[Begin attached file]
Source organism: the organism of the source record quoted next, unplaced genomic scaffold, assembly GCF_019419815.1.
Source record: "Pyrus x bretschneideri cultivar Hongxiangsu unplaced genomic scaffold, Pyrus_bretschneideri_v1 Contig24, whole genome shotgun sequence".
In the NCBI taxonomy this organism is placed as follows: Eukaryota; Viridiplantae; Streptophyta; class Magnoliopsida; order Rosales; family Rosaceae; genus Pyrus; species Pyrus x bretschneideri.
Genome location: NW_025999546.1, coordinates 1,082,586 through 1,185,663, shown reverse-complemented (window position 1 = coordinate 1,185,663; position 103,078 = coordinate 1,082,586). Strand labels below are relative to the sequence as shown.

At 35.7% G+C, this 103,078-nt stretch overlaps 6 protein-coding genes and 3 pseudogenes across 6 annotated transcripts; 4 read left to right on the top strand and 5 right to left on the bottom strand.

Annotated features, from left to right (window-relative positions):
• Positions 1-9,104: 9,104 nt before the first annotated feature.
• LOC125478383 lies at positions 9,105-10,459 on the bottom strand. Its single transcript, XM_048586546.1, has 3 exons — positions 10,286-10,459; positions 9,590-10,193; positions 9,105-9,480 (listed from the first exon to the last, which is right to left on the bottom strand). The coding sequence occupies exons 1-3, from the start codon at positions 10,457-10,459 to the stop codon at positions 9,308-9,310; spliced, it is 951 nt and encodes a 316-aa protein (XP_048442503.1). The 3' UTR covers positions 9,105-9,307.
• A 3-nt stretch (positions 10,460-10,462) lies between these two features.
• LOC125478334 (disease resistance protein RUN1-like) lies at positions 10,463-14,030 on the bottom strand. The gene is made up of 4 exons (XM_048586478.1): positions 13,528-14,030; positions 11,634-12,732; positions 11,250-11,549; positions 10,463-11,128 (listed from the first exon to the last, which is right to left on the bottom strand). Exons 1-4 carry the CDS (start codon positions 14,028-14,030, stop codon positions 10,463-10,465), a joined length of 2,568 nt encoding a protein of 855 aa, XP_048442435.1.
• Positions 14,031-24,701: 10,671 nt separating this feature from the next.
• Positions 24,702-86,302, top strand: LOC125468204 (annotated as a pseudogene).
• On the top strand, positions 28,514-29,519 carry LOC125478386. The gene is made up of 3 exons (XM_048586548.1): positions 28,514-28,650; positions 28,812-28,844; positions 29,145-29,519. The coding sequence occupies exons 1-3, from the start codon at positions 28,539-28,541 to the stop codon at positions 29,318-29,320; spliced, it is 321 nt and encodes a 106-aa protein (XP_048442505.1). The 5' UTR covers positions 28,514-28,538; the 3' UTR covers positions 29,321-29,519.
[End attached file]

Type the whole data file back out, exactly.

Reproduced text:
Source organism: the organism of the source record quoted next, unplaced genomic scaffold, assembly GCF_019419815.1.
Source record: "Pyrus x bretschneideri cultivar Hongxiangsu unplaced genomic scaffold, Pyrus_bretschneideri_v1 Contig24, whole genome shotgun sequence".
In the NCBI taxonomy this organism is placed as follows: Eukaryota; Viridiplantae; Streptophyta; class Magnoliopsida; order Rosales; family Rosaceae; genus Pyrus; species Pyrus x bretschneideri.
Genome location: NW_025999546.1, coordinates 1,082,586 through 1,185,663, shown reverse-complemented (window position 1 = coordinate 1,185,663; position 103,078 = coordinate 1,082,586). Strand labels below are relative to the sequence as shown.

At 35.7% G+C, this 103,078-nt stretch overlaps 6 protein-coding genes and 3 pseudogenes across 6 annotated transcripts; 4 read left to right on the top strand and 5 right to left on the bottom strand.

Annotated features, from left to right (window-relative positions):
• Positions 1-9,104: 9,104 nt before the first annotated feature.
• LOC125478383 lies at positions 9,105-10,459 on the bottom strand. Its single transcript, XM_048586546.1, has 3 exons — positions 10,286-10,459; positions 9,590-10,193; positions 9,105-9,480 (listed from the first exon to the last, which is right to left on the bottom strand). The coding sequence occupies exons 1-3, from the start codon at positions 10,457-10,459 to the stop codon at positions 9,308-9,310; spliced, it is 951 nt and encodes a 316-aa protein (XP_048442503.1). The 3' UTR covers positions 9,105-9,307.
• A 3-nt stretch (positions 10,460-10,462) lies between these two features.
• LOC125478334 (disease resistance protein RUN1-like) lies at positions 10,463-14,030 on the bottom strand. The gene is made up of 4 exons (XM_048586478.1): positions 13,528-14,030; positions 11,634-12,732; positions 11,250-11,549; positions 10,463-11,128 (listed from the first exon to the last, which is right to left on the bottom strand). Exons 1-4 carry the CDS (start codon positions 14,028-14,030, stop codon positions 10,463-10,465), a joined length of 2,568 nt encoding a protein of 855 aa, XP_048442435.1.
• Positions 14,031-24,701: 10,671 nt separating this feature from the next.
• Positions 24,702-86,302, top strand: LOC125468204 (annotated as a pseudogene).
• On the top strand, positions 28,514-29,519 carry LOC125478386. The gene is made up of 3 exons (XM_048586548.1): positions 28,514-28,650; positions 28,812-28,844; positions 29,145-29,519. The coding sequence occupies exons 1-3, from the start codon at positions 28,539-28,541 to the stop codon at positions 29,318-29,320; spliced, it is 321 nt and encodes a 106-aa protein (XP_048442505.1). The 5' UTR covers positions 28,514-28,538; the 3' UTR covers positions 29,321-29,519.